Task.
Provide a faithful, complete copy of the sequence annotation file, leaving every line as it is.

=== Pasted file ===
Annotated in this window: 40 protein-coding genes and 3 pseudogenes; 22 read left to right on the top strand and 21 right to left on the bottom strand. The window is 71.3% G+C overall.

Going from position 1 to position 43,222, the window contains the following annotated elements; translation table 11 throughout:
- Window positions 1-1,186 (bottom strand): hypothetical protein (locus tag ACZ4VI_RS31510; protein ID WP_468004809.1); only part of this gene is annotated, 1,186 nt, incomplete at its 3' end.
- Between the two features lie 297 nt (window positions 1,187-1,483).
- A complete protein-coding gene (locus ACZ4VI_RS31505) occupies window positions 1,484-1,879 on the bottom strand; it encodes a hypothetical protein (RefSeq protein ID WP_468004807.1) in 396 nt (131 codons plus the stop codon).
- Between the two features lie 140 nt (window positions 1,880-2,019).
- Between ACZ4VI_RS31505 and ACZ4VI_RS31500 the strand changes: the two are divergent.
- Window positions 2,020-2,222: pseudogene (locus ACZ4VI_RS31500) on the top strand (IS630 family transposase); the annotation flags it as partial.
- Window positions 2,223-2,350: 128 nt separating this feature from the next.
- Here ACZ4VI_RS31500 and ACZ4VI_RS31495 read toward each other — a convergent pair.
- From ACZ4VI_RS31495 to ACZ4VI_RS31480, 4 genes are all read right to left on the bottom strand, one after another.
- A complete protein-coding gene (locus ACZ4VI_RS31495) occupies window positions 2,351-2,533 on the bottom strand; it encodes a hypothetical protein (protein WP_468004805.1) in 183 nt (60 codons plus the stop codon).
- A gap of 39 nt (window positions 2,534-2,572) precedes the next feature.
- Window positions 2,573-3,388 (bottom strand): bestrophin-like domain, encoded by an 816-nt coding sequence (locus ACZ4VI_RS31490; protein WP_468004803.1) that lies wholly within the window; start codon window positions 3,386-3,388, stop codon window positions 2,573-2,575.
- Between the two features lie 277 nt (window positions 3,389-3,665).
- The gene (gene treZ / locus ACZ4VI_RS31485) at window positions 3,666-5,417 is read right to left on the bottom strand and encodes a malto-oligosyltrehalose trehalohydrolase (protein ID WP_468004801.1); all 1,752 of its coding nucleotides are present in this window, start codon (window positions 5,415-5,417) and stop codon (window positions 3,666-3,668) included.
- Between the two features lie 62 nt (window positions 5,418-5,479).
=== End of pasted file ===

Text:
Annotated in this window: 40 protein-coding genes and 3 pseudogenes; 22 read left to right on the top strand and 21 right to left on the bottom strand. The window is 71.3% G+C overall.

Going from position 1 to position 43,222, the window contains the following annotated elements; translation table 11 throughout:
- Window positions 1-1,186 (bottom strand): hypothetical protein (locus tag ACZ4VI_RS31510; protein ID WP_468004809.1); only part of this gene is annotated, 1,186 nt, incomplete at its 3' end.
- Between the two features lie 297 nt (window positions 1,187-1,483).
- A complete protein-coding gene (locus ACZ4VI_RS31505) occupies window positions 1,484-1,879 on the bottom strand; it encodes a hypothetical protein (RefSeq protein ID WP_468004807.1) in 396 nt (131 codons plus the stop codon).
- Between the two features lie 140 nt (window positions 1,880-2,019).
- Between ACZ4VI_RS31505 and ACZ4VI_RS31500 the strand changes: the two are divergent.
- Window positions 2,020-2,222: pseudogene (locus ACZ4VI_RS31500) on the top strand (IS630 family transposase); the annotation flags it as partial.
- Window positions 2,223-2,350: 128 nt separating this feature from the next.
- Here ACZ4VI_RS31500 and ACZ4VI_RS31495 read toward each other — a convergent pair.
- From ACZ4VI_RS31495 to ACZ4VI_RS31480, 4 genes are all read right to left on the bottom strand, one after another.
- A complete protein-coding gene (locus ACZ4VI_RS31495) occupies window positions 2,351-2,533 on the bottom strand; it encodes a hypothetical protein (protein WP_468004805.1) in 183 nt (60 codons plus the stop codon).
- A gap of 39 nt (window positions 2,534-2,572) precedes the next feature.
- Window positions 2,573-3,388 (bottom strand): bestrophin-like domain, encoded by an 816-nt coding sequence (locus ACZ4VI_RS31490; protein WP_468004803.1) that lies wholly within the window; start codon window positions 3,386-3,388, stop codon window positions 2,573-2,575.
- Between the two features lie 277 nt (window positions 3,389-3,665).
- The gene (gene treZ / locus ACZ4VI_RS31485) at window positions 3,666-5,417 is read right to left on the bottom strand and encodes a malto-oligosyltrehalose trehalohydrolase (protein ID WP_468004801.1); all 1,752 of its coding nucleotides are present in this window, start codon (window positions 5,415-5,417) and stop codon (window positions 3,666-3,668) included.
- Between the two features lie 62 nt (window positions 5,418-5,479).